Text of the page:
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Conversational Questions to Learn About Families and FAMILY FAMILY by Laurie Frankel


Cover of the book Family Family by Laurie Frankel used to describe conversational questions to learn about families

India Allwood first fell in love in high school and, with him, became pregnant. They struggled to decide what to do (Abortion? Adoption? Stay together forever? Single parent?) before ultimately deciding to place their daughter with a single mother. India and her high-school boyfriend broke up shortly after the baby was born.

 

India moved away for college, an acting program in New York. Again, she fell in love, found herself pregnant, and placed their son with a family of two dads. Things didn’t work out with this boyfriend, though they remained in each other’s hearts.

 

Years later, then a famous actress, India decided to become a mother. Her first choice path to motherhood was adoption. It took work and time, but she (doubly) got her wish.

 

Recently, India’s career hit the skids amidst a PR nightmare. In response, her entire family (including India’s two biological children, their parents, her adopted children, her high school first love, and her college boyfriend/love of her life) all came together to support her.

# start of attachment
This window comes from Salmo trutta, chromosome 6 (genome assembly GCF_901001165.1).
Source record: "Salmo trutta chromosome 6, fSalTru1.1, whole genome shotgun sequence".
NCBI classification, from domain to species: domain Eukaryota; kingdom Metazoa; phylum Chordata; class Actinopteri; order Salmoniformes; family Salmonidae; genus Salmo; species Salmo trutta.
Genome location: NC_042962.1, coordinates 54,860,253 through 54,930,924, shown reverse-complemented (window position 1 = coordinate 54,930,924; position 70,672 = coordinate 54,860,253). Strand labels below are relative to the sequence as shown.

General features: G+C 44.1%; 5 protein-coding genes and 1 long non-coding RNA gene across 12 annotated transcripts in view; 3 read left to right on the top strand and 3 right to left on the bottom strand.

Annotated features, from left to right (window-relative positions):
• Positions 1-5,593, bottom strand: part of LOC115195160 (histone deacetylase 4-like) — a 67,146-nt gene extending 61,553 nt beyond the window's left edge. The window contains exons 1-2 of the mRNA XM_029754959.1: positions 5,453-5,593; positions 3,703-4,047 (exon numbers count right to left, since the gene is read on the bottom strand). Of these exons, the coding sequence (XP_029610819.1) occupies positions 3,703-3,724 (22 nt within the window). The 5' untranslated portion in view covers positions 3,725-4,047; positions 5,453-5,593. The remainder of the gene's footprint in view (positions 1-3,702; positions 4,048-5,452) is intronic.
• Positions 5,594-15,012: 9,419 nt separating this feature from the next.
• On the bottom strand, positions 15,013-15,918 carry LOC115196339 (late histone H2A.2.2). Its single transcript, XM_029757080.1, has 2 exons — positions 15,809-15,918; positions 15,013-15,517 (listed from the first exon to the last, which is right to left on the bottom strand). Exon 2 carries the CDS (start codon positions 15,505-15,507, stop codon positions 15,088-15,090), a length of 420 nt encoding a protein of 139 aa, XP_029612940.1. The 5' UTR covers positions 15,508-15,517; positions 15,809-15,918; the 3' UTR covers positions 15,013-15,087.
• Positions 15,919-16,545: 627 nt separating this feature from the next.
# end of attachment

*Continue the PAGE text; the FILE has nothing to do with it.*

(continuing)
In India’s words, “Regardless of how they get made, family is a force to be reckoned with.” Families are diverse, complicated, beautiful, and a little messy. Only sometimes does a family perfectly fit the stereotype of a biological mom and dad. To truly know someone, it’s essential to understand who they consider family, whether they are related by love, blood, or crucial pieces of paper.

 

Here are conversational questions to learn about families:

 

First, Love: “Who do you love?” “Who is important to you?” “Who provides you with support?” “Who do you consider family?”

 

Then, Function: “What does your family do together?” “Where do people in your family live?” “How do people in your family support each other?” “What is challenging about your family?”

 

Also, Bonds: “What is your role in the family?” “What are your relationships like with other people in your family?”

 

Finally, Change: “Can you tell me about people you’ve considered family who aren’t in your family anymore?” “Who do you think will join your family?”  

 

 

 

 

 

 

 

 

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